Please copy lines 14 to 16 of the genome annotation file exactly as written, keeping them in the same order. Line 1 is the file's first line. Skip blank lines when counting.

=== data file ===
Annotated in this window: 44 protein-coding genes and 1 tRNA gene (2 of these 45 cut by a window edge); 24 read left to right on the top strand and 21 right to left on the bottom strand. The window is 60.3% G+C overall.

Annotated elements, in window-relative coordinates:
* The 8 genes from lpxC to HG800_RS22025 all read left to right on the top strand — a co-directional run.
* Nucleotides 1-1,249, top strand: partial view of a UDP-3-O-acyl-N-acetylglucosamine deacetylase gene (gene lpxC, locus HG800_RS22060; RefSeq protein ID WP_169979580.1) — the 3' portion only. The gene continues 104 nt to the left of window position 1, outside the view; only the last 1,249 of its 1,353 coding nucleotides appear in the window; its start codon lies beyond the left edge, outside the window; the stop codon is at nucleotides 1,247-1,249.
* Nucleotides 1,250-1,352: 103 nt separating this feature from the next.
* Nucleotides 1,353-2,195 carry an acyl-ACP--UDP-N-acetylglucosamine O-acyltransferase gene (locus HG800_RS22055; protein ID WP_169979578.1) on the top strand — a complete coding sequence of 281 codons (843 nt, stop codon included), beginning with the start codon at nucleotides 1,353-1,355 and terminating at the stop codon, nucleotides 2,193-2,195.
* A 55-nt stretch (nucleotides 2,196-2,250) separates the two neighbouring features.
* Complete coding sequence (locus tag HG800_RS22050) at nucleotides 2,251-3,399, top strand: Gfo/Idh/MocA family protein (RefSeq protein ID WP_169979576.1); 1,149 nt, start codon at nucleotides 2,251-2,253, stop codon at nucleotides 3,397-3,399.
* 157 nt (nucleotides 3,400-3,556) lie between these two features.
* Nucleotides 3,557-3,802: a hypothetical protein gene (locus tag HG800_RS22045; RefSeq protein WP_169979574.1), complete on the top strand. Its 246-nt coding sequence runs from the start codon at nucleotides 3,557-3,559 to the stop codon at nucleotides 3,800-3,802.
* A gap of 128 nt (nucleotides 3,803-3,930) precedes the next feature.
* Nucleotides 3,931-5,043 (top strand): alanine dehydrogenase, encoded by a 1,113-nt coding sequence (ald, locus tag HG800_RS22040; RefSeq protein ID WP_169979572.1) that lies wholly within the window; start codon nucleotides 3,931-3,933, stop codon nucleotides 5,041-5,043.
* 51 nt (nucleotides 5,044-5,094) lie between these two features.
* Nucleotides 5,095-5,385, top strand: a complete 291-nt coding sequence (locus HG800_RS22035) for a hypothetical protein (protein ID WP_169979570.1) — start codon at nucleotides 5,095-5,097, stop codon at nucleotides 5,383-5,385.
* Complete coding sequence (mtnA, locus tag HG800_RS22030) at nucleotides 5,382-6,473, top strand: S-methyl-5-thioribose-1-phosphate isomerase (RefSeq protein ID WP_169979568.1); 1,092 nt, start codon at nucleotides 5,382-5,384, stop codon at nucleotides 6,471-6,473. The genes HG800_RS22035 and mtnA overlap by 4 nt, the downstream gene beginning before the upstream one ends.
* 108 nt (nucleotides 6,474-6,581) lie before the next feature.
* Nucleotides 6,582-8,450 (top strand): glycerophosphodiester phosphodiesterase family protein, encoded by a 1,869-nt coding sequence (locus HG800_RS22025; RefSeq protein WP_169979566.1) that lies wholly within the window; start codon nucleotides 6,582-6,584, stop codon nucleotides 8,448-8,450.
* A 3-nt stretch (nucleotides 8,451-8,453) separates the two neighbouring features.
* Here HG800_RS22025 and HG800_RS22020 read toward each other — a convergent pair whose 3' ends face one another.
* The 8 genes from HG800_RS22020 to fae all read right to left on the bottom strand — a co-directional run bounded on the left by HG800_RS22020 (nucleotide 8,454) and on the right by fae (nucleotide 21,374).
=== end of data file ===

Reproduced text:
* Nucleotides 5,095-5,385, top strand: a complete 291-nt coding sequence (locus HG800_RS22035) for a hypothetical protein (protein ID WP_169979570.1) — start codon at nucleotides 5,095-5,097, stop codon at nucleotides 5,383-5,385.
* Complete coding sequence (mtnA, locus tag HG800_RS22030) at nucleotides 5,382-6,473, top strand: S-methyl-5-thioribose-1-phosphate isomerase (RefSeq protein ID WP_169979568.1); 1,092 nt, start codon at nucleotides 5,382-5,384, stop codon at nucleotides 6,471-6,473. The genes HG800_RS22035 and mtnA overlap by 4 nt, the downstream gene beginning before the upstream one ends.
* 108 nt (nucleotides 6,474-6,581) lie before the next feature.